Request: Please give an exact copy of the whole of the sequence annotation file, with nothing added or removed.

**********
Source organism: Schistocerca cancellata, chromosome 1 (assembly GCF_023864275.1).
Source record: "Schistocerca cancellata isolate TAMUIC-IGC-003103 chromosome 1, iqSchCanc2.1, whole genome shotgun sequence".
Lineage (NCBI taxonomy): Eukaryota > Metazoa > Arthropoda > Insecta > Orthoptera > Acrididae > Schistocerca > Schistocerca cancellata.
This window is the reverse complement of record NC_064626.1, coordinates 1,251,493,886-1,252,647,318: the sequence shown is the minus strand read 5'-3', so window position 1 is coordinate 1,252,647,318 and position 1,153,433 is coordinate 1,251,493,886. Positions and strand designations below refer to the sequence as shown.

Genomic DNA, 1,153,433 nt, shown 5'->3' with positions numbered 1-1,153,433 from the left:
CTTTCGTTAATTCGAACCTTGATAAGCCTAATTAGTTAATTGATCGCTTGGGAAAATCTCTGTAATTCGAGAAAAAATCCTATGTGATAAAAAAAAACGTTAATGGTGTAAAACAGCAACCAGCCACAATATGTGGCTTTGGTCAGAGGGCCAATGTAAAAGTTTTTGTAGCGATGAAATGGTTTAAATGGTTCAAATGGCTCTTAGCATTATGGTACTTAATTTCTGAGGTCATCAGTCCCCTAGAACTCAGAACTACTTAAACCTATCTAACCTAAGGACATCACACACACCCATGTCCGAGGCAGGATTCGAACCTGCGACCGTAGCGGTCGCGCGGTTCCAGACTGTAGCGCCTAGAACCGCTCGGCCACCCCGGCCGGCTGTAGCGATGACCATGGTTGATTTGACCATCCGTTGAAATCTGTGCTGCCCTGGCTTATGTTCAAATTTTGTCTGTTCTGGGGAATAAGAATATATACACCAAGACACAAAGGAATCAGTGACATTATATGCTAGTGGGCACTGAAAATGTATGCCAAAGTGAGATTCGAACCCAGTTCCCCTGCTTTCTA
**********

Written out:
Source organism: Schistocerca cancellata, chromosome 1 (assembly GCF_023864275.1).
Source record: "Schistocerca cancellata isolate TAMUIC-IGC-003103 chromosome 1, iqSchCanc2.1, whole genome shotgun sequence".
Lineage (NCBI taxonomy): Eukaryota > Metazoa > Arthropoda > Insecta > Orthoptera > Acrididae > Schistocerca > Schistocerca cancellata.
This window is the reverse complement of record NC_064626.1, coordinates 1,251,493,886-1,252,647,318: the sequence shown is the minus strand read 5'-3', so window position 1 is coordinate 1,252,647,318 and position 1,153,433 is coordinate 1,251,493,886. Positions and strand designations below refer to the sequence as shown.

Genomic DNA, 1,153,433 nt, shown 5'->3' with positions numbered 1-1,153,433 from the left:
CTTTCGTTAATTCGAACCTTGATAAGCCTAATTAGTTAATTGATCGCTTGGGAAAATCTCTGTAATTCGAGAAAAAATCCTATGTGATAAAAAAAAACGTTAATGGTGTAAAACAGCAACCAGCCACAATATGTGGCTTTGGTCAGAGGGCCAATGTAAAAGTTTTTGTAGCGATGAAATGGTTTAAATGGTTCAAATGGCTCTTAGCATTATGGTACTTAATTTCTGAGGTCATCAGTCCCCTAGAACTCAGAACTACTTAAACCTATCTAACCTAAGGACATCACACACACCCATGTCCGAGGCAGGATTCGAACCTGCGACCGTAGCGGTCGCGCGGTTCCAGACTGTAGCGCCTAGAACCGCTCGGCCACCCCGGCCGGCTGTAGCGATGACCATGGTTGATTTGACCATCCGTTGAAATCTGTGCTGCCCTGGCTTATGTTCAAATTTTGTCTGTTCTGGGGAATAAGAATATATACACCAAGACACAAAGGAATCAGTGACATTATATGCTAGTGGGCACTGAAAATGTATGCCAAAGTGAGATTCGAACCCAGTTCCCCTGCTTTCTA